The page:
IV Therapy For Dummies
Starting infusions, administering IV medications, and managing IV therapy in children and adults are among the most important skills you'll use in your nursing career. After all, nurses use these skills daily in all types of healthcare settings to restore their patients' health and save lives. The following sections give you an insider's glimpse of the practical aspects and real-world techniques associated with IV therapy.
Tricks of the Trade for Starting Peripheral IVs on Adults
Starting peripheral IVs on adults is one of the most basic yet fear-evoking experiences in nursing. But don't worry; whether you're administering fluids and electrolytes, medications, or blood components, you can use the following tips to get a head start to success:
Start by slowly and deliberately assessing the hand, wrist, forearm, and then antecubital area. Using your finger, palpate (feel for) a vein that's straight, soft, and bouncy when a tourniquet is applied.
Apply an anesthetic cream, such as EMLA (a mixture of equal quantities of lidocaine and prilocaine), or a freezing spray (such as Pain Ease), or inject a small amount of normal saline with preservative at the insertion site to numb the area and decrease the patient's pain (and fear) when you insert the needle into the skin.
Gently tighten the skin by placing your thumb a few inches distal to the site and pulling down on the skin to anchor the vein. Doing so tightens the skin and eliminates the possibility of vein movement.
Place the needle directly above the vein and insert it, bevel up, at a shallow angle to the vein. The closer the needle approximates the actual angle of the vein, the easier it will be to land the tip inside the vein.
Penetrate all layers of the vein in one motion. You know the needle is in the vein when you feel less resistance or see blood flashback (when the blood flashes into the catheter or blood chamber).
Starting IVs on Children: Insider Advice from Pediatric Nurses
IV therapy in children presents many challenges. As a pediatric IV nurse, you have to deal with squirming infants, anxious parents, chubby extremities, and smaller veins. To start off on the right foot, use the following tips to involve the patient and his parents before you even begin the infusion:
Use hands-on teaching tools to show the steps of starting an IV and encourage your patient to feel the soft catheter that will go inside his vein.
Be honest and tell your patient that the procedure will hurt for about the count of 50.
Ask your patient's parents to distract him with videos, games, or comfort items.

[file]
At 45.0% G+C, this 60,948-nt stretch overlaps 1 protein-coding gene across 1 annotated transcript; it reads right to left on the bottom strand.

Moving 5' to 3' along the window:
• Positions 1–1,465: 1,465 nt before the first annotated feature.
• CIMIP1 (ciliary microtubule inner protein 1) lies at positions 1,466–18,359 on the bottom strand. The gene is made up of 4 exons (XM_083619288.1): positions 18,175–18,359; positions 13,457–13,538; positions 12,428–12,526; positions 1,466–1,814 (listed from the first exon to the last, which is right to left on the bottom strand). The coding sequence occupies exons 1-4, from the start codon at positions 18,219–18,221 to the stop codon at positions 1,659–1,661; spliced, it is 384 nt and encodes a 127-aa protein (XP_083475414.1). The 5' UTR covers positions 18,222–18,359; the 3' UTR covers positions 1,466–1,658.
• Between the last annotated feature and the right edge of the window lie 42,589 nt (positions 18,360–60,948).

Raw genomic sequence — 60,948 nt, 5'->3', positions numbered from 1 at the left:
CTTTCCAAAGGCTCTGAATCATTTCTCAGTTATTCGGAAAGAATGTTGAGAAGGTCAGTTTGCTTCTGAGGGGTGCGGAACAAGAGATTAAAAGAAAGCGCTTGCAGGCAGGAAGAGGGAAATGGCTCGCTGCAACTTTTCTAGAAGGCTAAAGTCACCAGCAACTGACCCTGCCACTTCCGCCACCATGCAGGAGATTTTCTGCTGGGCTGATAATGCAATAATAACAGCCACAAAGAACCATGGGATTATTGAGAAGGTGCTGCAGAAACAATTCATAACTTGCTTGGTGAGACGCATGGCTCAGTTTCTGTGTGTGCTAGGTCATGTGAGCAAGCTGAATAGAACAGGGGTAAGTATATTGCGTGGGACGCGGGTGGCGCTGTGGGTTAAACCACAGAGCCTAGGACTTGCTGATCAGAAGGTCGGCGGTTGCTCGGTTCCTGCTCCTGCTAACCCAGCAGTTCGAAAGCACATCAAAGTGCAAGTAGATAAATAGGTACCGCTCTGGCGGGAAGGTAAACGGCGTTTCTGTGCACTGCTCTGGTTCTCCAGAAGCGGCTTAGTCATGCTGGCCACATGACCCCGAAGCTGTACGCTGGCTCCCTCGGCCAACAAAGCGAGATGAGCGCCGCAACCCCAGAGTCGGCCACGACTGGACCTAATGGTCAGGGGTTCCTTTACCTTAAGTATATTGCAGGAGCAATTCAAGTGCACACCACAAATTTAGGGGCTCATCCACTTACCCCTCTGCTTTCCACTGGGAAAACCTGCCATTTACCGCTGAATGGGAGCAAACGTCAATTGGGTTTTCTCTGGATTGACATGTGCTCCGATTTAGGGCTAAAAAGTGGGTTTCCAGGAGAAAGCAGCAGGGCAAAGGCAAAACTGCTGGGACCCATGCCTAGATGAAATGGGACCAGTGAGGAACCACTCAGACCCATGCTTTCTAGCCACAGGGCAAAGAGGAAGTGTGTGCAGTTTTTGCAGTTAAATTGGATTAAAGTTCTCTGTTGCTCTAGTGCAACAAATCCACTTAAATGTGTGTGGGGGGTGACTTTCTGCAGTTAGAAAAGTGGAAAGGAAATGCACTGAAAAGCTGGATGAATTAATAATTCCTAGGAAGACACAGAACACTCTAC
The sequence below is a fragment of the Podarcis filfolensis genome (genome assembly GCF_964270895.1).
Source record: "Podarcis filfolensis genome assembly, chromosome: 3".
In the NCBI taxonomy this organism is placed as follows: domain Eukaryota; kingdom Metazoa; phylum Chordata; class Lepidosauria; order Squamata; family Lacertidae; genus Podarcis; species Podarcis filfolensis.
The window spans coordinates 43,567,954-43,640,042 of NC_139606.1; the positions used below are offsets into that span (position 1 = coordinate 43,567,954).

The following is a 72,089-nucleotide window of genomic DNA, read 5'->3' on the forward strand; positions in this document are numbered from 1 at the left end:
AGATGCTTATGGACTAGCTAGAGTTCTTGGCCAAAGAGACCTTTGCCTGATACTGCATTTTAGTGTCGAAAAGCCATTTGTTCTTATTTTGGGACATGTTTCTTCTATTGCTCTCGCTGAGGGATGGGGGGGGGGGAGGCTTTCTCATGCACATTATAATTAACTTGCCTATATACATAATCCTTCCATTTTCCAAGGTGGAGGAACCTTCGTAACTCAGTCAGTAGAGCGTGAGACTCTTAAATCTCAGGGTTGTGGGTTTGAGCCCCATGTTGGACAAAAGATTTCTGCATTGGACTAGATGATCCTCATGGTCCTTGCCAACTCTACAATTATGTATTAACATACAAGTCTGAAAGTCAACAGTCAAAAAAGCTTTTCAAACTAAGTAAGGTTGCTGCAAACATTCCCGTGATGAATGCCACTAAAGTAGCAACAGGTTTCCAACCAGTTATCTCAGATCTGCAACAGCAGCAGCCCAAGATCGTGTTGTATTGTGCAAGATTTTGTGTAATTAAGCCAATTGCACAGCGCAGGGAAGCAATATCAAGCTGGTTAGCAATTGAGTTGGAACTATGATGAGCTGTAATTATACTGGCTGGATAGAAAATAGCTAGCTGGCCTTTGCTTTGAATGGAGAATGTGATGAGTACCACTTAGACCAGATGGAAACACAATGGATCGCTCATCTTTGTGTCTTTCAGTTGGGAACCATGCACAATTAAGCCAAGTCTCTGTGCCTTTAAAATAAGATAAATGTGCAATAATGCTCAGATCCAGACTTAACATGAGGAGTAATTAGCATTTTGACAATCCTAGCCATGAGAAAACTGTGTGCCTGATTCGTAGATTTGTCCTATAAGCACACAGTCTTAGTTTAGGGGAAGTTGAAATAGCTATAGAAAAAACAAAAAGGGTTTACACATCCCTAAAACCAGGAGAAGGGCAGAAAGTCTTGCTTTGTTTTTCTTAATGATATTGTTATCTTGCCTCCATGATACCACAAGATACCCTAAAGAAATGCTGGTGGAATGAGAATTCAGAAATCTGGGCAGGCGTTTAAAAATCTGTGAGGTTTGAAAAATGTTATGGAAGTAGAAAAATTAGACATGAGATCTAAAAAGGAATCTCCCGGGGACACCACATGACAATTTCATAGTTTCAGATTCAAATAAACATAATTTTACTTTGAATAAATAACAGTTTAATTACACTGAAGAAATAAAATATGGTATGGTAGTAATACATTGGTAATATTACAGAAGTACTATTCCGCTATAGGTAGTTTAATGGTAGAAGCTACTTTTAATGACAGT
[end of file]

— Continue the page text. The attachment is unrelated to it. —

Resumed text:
For infants, use sucrose water or pacifiers for distraction.
To make starting IVs on children a little easier, try using the following helpful techniques:
Illuminate veins in chubby extremities with approved fiber-optic or infrared light sources.
Use anesthetic creams, such as EMLA, to reduce pain, and use vasodilating agents, such as warm compresses, to help distend local blood vessels.
When possible, practice starting your first IVs on older children and then make your way to younger kids as you get more experience.
How to Safely Administer through a Central Line and Monitor the Infusion
Central vascular access devices (CVADs) are catheters placed in large, central veins, like the superior or inferior vena cava, for long-term infusions of medications, parenteral nutrition, and chemotherapy drugs. From the moment the doctor or specially trained nurse inserts a central catheter, the IV nurse is responsible for ensuring that the line is patent, free of clots, used for appropriate medications, and protected from bloodstream infections. Use the following guidelines to properly administer through and monitor a central line:
Properly administer medications. When administering medications through central lines, you need to make sure you administer them by using an infusion pump and any recommended filters if needed. Designate specific lumens for incompatible medications.
Change the dressing. You should usually change the dressing every seven days or PRN (as needed), if soiled or coming off, to minimize the risk of bacteria-related central line bloodstream infections. When changing the dressing, clean the insertion site with 2 percent chlorhexidine and cover it with a transparent semipermeable dressing. Chlorhexidine dressings are the dressings of choice for the Infusion Nurses Society (INS), and the Centers for Disease Control and Prevention (CDC) specifically indicates chlorhexidine-impregnated sponge dressings to reduce the incidence of bloodstream infections.